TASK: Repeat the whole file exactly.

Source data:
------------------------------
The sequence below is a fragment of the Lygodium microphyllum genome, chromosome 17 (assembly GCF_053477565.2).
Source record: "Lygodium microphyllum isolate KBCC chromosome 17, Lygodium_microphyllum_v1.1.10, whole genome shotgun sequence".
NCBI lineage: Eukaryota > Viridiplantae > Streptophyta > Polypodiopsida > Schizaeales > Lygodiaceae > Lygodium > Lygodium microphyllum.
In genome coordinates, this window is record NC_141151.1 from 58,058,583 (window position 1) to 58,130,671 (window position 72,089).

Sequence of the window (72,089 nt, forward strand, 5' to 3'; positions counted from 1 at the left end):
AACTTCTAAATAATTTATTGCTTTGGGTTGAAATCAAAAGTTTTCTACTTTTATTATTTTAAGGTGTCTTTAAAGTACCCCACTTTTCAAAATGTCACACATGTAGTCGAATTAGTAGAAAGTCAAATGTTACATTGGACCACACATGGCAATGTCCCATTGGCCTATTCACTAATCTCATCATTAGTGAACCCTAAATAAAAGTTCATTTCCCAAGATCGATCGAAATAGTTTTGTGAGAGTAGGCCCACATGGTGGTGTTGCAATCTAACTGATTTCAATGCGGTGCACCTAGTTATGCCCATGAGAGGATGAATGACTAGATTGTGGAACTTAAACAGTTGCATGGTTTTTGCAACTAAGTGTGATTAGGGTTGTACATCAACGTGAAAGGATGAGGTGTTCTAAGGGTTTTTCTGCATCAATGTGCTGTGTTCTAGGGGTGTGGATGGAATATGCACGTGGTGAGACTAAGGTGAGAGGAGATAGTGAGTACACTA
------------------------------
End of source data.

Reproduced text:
The sequence below is a fragment of the Lygodium microphyllum genome, chromosome 17 (assembly GCF_053477565.2).
Source record: "Lygodium microphyllum isolate KBCC chromosome 17, Lygodium_microphyllum_v1.1.10, whole genome shotgun sequence".
NCBI lineage: Eukaryota > Viridiplantae > Streptophyta > Polypodiopsida > Schizaeales > Lygodiaceae > Lygodium > Lygodium microphyllum.
In genome coordinates, this window is record NC_141151.1 from 58,058,583 (window position 1) to 58,130,671 (window position 72,089).

Sequence of the window (72,089 nt, forward strand, 5' to 3'; positions counted from 1 at the left end):
AACTTCTAAATAATTTATTGCTTTGGGTTGAAATCAAAAGTTTTCTACTTTTATTATTTTAAGGTGTCTTTAAAGTACCCCACTTTTCAAAATGTCACACATGTAGTCGAATTAGTAGAAAGTCAAATGTTACATTGGACCACACATGGCAATGTCCCATTGGCCTATTCACTAATCTCATCATTAGTGAACCCTAAATAAAAGTTCATTTCCCAAGATCGATCGAAATAGTTTTGTGAGAGTAGGCCCACATGGTGGTGTTGCAATCTAACTGATTTCAATGCGGTGCACCTAGTTATGCCCATGAGAGGATGAATGACTAGATTGTGGAACTTAAACAGTTGCATGGTTTTTGCAACTAAGTGTGATTAGGGTTGTACATCAACGTGAAAGGATGAGGTGTTCTAAGGGTTTTTCTGCATCAATGTGCTGTGTTCTAGGGGTGTGGATGGAATATGCACGTGGTGAGACTAAGGTGAGAGGAGATAGTGAGTACACTA